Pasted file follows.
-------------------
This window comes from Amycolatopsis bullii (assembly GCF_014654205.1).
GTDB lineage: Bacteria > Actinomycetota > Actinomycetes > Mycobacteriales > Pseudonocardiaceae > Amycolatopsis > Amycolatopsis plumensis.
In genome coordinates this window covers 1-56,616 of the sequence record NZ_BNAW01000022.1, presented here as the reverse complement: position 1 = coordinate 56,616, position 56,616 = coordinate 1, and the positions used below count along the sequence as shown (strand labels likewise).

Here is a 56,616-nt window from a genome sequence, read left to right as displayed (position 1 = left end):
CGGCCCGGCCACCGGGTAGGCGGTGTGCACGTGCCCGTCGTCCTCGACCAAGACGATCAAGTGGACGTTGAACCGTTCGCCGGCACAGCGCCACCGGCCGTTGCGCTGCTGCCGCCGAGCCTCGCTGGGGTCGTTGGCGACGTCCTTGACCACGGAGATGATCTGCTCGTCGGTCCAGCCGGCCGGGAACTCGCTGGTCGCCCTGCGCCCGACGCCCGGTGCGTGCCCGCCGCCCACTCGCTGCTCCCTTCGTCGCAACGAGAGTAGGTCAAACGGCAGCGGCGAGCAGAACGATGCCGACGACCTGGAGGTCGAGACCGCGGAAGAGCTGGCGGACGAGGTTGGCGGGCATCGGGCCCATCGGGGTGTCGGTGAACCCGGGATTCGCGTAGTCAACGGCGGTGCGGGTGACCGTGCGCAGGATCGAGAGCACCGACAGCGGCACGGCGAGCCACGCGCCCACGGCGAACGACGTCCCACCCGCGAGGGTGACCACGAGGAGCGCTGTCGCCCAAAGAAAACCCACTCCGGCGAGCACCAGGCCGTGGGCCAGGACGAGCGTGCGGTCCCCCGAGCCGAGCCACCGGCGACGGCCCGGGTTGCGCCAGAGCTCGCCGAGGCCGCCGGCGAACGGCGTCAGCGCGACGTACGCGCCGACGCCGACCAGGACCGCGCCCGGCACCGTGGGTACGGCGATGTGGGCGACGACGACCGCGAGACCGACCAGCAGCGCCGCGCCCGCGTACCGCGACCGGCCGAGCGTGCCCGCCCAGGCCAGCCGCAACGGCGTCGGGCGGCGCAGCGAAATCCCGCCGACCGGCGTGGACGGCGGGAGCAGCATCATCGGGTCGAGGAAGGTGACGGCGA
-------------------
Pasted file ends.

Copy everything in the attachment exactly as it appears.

This window comes from Amycolatopsis bullii (assembly GCF_014654205.1).
GTDB lineage: Bacteria > Actinomycetota > Actinomycetes > Mycobacteriales > Pseudonocardiaceae > Amycolatopsis > Amycolatopsis plumensis.
In genome coordinates this window covers 1-56,616 of the sequence record NZ_BNAW01000022.1, presented here as the reverse complement: position 1 = coordinate 56,616, position 56,616 = coordinate 1, and the positions used below count along the sequence as shown (strand labels likewise).

Here is a 56,616-nt window from a genome sequence, read left to right as displayed (position 1 = left end):
CGGCCCGGCCACCGGGTAGGCGGTGTGCACGTGCCCGTCGTCCTCGACCAAGACGATCAAGTGGACGTTGAACCGTTCGCCGGCACAGCGCCACCGGCCGTTGCGCTGCTGCCGCCGAGCCTCGCTGGGGTCGTTGGCGACGTCCTTGACCACGGAGATGATCTGCTCGTCGGTCCAGCCGGCCGGGAACTCGCTGGTCGCCCTGCGCCCGACGCCCGGTGCGTGCCCGCCGCCCACTCGCTGCTCCCTTCGTCGCAACGAGAGTAGGTCAAACGGCAGCGGCGAGCAGAACGATGCCGACGACCTGGAGGTCGAGACCGCGGAAGAGCTGGCGGACGAGGTTGGCGGGCATCGGGCCCATCGGGGTGTCGGTGAACCCGGGATTCGCGTAGTCAACGGCGGTGCGGGTGACCGTGCGCAGGATCGAGAGCACCGACAGCGGCACGGCGAGCCACGCGCCCACGGCGAACGACGTCCCACCCGCGAGGGTGACCACGAGGAGCGCTGTCGCCCAAAGAAAACCCACTCCGGCGAGCACCAGGCCGTGGGCCAGGACGAGCGTGCGGTCCCCCGAGCCGAGCCACCGGCGACGGCCCGGGTTGCGCCAGAGCTCGCCGAGGCCGCCGGCGAACGGCGTCAGCGCGACGTACGCGCCGACGCCGACCAGGACCGCGCCCGGCACCGTGGGTACGGCGATGTGGGCGACGACGACCGCGAGACCGACCAGCAGCGCCGCGCCCGCGTACCGCGACCGGCCGAGCGTGCCCGCCCAGGCCAGCCGCAACGGCGTCGGGCGGCGCAGCGAAATCCCGCCGACCGGCGTGGACGGCGGGAGCAGCATCATCGGGTCGAGGAAGGTGACGGCGA